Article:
To complement the MASSAGE Magazine article, “Stop Involuntary Muscle Contraction with Structural Relief Therapy,” by Taya Countryman, in the October 2011 issue. Article summary: This pain-relieving approach is rooted in two osteopathic techniques: muscle energy technique and positional release therapy.
by Taya Countryman
Most massage schools teach that tight muscles occur from stress, muscle guarding or muscle weakness. You learn Swedish, deep tissue or trigger-point therapy to painfully force tight muscles into submission. All variations of these techniques are based on pressure that stretches the tissue.
If stretching muscles and fascia was the only treatment needed, clients would improve in just a few treatments. But when clients come back in pain, their muscles are tight in the same areas and have little improvement in range of motion, they need something different.
Andrew Taylor Still, the father of osteopathy, saw survivors of the Civil War. He developed a high thrust technique to relieve clients’ conditions. In the 20th century, osteopaths began to look at the relationship of soft tissue and joint dysfunction. This led Fred Mitchell Sr. to developed the muscle energy technique and Laurence H. Jones to develop strain-counterstrain, or positional release therapy.
For my chronic and complex clients, I needed a gentle way to reprogram involuntary muscle contraction. I used the principles of muscle energy technique and positional release therapy to develop Structural Relief Therapy.
During the epidemic of polio in 1894, physical therapy developed muscle testing to evaluate muscle weakness. They thought exercise would strengthen these muscles, but outcomes were limited because of neurological damage. Muscle testing lead to a precept that muscle weakness was the underlying problem for all soft-tissue conditions. When muscles test weak, and exercise doesn’t increase strength or decrease pain, it is time to challenge this accepted treatment model.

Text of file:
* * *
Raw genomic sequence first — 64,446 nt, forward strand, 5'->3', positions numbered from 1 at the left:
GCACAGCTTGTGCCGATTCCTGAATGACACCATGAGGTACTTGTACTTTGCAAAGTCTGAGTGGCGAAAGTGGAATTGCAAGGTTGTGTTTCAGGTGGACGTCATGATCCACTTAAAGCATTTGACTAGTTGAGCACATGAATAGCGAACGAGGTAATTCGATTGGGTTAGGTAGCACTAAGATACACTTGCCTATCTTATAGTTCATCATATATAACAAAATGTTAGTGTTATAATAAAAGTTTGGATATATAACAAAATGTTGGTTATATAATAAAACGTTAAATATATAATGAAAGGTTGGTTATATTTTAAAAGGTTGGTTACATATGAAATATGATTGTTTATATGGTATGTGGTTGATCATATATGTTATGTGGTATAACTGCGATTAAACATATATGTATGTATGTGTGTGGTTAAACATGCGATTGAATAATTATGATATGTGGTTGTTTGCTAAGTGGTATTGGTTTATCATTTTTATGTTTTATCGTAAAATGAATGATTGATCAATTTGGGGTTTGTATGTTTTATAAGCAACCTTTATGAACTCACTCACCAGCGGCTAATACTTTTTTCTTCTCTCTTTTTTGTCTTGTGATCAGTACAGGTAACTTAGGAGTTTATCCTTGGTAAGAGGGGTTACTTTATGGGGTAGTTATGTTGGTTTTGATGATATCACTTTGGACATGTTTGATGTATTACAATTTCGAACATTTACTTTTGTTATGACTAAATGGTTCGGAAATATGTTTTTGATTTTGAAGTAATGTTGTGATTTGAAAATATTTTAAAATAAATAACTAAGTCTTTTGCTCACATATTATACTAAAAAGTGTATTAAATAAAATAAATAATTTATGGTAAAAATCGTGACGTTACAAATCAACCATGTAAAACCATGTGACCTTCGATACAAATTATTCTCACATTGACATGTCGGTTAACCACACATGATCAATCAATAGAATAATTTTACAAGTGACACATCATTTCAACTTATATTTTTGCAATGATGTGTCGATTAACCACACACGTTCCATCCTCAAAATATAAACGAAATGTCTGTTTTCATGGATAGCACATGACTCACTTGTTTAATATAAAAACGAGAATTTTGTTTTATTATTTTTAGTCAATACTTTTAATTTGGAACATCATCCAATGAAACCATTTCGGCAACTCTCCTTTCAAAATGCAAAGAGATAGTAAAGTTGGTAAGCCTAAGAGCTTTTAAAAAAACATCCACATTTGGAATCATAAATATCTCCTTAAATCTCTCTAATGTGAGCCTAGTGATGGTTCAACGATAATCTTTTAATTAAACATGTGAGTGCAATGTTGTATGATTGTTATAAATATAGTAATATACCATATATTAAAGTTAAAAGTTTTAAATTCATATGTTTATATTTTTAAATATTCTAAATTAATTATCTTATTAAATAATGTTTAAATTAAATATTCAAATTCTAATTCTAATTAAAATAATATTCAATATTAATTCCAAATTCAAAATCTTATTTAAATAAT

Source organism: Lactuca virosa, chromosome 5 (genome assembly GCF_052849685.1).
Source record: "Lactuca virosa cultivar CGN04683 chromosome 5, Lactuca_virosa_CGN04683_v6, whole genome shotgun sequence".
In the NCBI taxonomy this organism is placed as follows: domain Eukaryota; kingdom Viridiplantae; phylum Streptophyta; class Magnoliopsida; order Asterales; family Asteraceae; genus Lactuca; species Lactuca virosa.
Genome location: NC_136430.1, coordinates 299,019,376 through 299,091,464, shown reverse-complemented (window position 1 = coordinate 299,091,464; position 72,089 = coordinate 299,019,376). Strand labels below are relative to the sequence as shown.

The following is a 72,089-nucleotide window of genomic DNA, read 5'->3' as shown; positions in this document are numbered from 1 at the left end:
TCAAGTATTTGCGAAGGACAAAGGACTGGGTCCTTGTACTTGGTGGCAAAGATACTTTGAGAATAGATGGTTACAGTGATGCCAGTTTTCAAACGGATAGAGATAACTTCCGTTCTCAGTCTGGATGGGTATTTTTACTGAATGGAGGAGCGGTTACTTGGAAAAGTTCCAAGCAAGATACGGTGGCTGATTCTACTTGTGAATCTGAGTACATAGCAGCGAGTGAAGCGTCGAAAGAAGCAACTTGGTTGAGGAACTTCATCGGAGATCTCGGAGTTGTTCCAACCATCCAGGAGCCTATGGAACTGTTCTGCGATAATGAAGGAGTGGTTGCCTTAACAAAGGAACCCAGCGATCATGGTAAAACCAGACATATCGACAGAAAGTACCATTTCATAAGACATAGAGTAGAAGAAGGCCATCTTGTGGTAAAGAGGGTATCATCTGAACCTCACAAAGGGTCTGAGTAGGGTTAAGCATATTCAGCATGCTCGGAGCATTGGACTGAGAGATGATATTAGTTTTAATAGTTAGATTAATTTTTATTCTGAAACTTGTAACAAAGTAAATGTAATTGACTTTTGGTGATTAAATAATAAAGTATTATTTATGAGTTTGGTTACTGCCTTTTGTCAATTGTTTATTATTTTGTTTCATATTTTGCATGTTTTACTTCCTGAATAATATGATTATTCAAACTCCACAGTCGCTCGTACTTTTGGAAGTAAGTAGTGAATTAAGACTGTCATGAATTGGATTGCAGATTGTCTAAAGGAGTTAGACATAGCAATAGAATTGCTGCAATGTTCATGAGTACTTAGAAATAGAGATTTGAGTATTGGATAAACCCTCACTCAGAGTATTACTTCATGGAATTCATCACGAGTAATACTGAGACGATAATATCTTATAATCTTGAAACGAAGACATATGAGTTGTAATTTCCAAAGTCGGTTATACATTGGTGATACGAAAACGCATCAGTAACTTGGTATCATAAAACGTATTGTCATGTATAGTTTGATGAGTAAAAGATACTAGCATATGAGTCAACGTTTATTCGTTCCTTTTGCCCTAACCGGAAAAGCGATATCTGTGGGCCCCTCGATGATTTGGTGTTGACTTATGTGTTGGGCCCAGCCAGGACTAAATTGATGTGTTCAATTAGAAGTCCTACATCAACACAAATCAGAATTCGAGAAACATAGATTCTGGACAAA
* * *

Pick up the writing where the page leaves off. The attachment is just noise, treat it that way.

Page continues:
Involuntarily muscle contraction causes muscles to test weak. Reprogram this with Structural Relief Therapy increases range of motion and normal activities makes the muscles test stronger.
If you have a passion to decrease the pain and other conditions of your clients, come to a Structural Relief Therapy (www.structuralrelieftherapy.com) class and get a tool to help you look and feel with new eyes.
About Structural Relief Therapy classes:
- Classes can be taken in any order.
- There are three one-day classes: Structural Relief Therapy for the Shoulder, Arm and Hand; Structural Relief Therapy for the Neck; and Structural Relief Therapy for the Torso.
- There are three two-day classes: Structural Relief Therapy for the Low Back and Pelvis; Structural Relief Therapy for the Hip Upper Leg and Knee; and Structural Relief Therapy for the Lower Leg and Foot
Each day earns seven continuing education hours, because our brains can only absorb so much new information. At your first class, you will receive our comprehensive Structural Relief Therapy manual with illustrations and color photos. You will be the therapist and the client so you can experience Structural Relief Therapy. The class is 70-percent hands on with students fully clothed. No matter what your past training, you will find Structural Relief Therapy easy to learn. We are also creating videos to augment the classes.
I know you want practical, hands-on classes that are easy to follow and fun. From the very first class, you will have a new perspective of the body and how it is trying to communicate. You will learn practical assessment skills for treatment strategies and the locations and positions for the Structural Relief Therapy tender points.
To be certified in Structural Relief Therapy ,you must attend each class twice (repeating a Structural Relief Therapy Class costs just $25). Next, you will give me or a Structural Relief Therapy Team member a session as a practical examination. It is more important to demonstrate Structural Relief Therapy on the body to decrease conditions and increase range of motion than complete a written exam. After being certified, you can become part of our Structural Relief Therapy Team and assist at classes and conventions. We also have a Structural Relief Therapy teaching track.
I am committed to sharing my years of experience with my students by e-mail and I do respond to questions. Reach me via e-mail at firstname.lastname@example.org.